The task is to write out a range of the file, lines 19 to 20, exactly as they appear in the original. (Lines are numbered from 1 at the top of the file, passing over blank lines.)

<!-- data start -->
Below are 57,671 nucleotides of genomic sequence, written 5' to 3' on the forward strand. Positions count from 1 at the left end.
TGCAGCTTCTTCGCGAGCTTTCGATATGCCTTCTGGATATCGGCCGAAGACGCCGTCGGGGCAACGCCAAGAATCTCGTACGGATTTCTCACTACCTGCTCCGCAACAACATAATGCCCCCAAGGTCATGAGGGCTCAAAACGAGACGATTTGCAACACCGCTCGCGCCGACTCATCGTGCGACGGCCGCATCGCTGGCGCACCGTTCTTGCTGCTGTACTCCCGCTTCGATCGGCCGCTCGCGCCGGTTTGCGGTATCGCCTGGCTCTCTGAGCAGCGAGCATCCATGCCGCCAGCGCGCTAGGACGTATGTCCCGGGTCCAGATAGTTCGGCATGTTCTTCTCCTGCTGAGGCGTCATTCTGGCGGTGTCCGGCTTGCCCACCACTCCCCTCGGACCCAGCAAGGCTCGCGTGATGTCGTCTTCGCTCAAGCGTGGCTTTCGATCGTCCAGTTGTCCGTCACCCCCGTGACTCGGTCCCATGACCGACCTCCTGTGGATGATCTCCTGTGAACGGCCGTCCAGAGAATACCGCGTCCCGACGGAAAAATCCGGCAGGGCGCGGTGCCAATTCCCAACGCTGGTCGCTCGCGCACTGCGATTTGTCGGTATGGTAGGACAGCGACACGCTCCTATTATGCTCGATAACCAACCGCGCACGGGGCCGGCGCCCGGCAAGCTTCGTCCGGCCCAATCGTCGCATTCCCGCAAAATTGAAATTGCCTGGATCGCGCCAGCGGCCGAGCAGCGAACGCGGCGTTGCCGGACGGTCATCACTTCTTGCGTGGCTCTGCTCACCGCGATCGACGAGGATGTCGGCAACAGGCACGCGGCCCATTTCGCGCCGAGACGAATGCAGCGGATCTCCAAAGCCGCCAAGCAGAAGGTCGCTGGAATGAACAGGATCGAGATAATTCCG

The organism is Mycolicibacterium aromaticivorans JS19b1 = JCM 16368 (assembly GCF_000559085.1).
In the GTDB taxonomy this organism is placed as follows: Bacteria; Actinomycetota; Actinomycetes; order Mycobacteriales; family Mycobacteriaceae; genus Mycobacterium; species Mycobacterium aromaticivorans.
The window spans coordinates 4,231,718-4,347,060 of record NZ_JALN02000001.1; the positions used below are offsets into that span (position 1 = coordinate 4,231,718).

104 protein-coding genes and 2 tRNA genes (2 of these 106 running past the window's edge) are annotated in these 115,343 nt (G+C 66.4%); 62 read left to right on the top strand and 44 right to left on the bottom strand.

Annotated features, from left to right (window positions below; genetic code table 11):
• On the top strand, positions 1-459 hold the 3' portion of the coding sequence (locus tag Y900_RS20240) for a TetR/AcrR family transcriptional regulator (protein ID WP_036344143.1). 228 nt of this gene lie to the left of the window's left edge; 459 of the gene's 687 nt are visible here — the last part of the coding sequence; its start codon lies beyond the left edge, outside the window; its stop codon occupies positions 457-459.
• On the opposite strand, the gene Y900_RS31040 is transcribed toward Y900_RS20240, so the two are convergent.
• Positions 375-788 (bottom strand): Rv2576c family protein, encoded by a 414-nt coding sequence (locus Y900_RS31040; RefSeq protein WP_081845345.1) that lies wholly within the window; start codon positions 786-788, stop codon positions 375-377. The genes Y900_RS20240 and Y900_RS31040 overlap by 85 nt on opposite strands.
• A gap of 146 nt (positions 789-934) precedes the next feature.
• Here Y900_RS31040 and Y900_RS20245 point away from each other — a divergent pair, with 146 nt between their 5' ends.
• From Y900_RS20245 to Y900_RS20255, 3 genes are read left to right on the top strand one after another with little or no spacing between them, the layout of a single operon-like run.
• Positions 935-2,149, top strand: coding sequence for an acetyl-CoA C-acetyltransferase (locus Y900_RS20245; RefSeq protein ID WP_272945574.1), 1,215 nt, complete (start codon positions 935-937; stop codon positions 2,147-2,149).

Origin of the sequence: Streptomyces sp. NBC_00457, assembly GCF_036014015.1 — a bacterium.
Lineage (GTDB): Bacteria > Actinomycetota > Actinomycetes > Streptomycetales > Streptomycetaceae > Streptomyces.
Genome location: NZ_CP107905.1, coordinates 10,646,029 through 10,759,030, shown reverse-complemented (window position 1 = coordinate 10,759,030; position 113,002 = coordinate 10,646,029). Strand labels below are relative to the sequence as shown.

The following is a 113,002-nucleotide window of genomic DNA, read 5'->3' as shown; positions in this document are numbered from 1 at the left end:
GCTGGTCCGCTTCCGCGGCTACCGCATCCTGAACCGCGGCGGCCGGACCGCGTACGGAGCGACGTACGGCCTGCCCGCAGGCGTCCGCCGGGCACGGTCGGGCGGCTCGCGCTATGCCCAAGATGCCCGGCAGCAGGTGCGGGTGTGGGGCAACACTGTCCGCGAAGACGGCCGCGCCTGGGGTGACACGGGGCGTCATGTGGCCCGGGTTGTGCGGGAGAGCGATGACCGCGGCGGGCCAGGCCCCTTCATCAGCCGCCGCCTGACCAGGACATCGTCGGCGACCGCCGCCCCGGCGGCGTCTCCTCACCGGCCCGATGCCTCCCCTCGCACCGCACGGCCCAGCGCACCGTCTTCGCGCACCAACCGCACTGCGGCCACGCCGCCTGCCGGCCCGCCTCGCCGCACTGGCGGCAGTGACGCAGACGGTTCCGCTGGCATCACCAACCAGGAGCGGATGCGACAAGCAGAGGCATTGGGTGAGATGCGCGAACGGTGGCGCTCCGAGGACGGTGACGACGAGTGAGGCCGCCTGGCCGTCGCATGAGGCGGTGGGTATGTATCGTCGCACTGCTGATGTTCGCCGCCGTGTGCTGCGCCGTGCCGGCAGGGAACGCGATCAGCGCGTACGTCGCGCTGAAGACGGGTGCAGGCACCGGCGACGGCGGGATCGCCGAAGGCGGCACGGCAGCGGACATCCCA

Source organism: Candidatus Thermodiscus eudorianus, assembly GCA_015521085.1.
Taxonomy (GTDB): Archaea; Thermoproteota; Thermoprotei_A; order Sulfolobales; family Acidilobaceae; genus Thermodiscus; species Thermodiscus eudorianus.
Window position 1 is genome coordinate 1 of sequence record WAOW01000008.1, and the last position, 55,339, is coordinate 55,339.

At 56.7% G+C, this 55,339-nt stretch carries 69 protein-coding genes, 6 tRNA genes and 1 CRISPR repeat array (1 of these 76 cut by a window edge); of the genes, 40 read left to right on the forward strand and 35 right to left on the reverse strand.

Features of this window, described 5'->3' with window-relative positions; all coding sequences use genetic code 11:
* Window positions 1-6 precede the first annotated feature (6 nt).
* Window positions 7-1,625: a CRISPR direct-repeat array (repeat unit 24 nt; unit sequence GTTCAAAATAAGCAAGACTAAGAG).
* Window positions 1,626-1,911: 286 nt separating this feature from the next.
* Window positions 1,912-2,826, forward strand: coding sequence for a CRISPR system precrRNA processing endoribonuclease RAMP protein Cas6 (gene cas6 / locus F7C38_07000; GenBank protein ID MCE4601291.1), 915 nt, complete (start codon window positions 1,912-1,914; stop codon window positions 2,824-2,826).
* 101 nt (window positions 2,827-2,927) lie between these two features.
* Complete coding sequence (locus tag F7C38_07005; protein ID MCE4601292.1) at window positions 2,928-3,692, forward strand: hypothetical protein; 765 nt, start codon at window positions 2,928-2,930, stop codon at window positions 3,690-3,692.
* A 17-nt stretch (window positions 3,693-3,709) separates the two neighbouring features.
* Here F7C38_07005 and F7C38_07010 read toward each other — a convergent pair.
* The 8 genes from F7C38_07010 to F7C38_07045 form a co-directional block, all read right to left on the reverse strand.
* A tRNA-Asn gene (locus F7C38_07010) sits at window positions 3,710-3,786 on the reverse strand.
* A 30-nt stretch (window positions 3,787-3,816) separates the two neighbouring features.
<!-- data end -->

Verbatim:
GCTGGTCCGCTTCCGCGGCTACCGCATCCTGAACCGCGGCGGCCGGACCGCGTACGGAGCGACGTACGGCCTGCCCGCAGGCGTCCGCCGGGCACGGTCGGGCGGCTCGCGCTATGCCCAAGATGCCCGGCAGCAGGTGCGGGTGTGGGGCAACACTGTCCGCGAAGACGGCCGCGCCTGGGGTGACACGGGGCGTCATGTGGCCCGGGTTGTGCGGGAGAGCGATGACCGCGGCGGGCCAGGCCCCTTCATCAGCCGCCGCCTGACCAGGACATCGTCGGCGACCGCCGCCCCGGCGGCGTCTCCTCACCGGCCCGATGCCTCCCCTCGCACCGCACGGCCCAGCGCACCGTCTTCGCGCACCAACCGCACTGCGGCCACGCCGCCTGCCGGCCCGCCTCGCCGCACTGGCGGCAGTGACGCAGACGGTTCCGCTGGCATCACCAACCAGGAGCGGATGCGACAAGCAGAGGCATTGGGTGAGATGCGCGAACGGTGGCGCTCCGAGGACGGTGACGACGAGTGAGGCCGCCTGGCCGTCGCATGAGGCGGTGGGTATGTATCGTCGCACTGCTGATGTTCGCCGCCGTGTGCTGCGCCGTGCCGGCAGGGAACGCGATCAGCGCGTACGTCGCGCTGAAGACGGGTGCAGGCACCGGCGACGGCGGGATCGCCGAAGGCGGCACGGCAGCGGACATCCCA

Source organism: Candidatus Thermodiscus eudorianus, assembly GCA_015521085.1.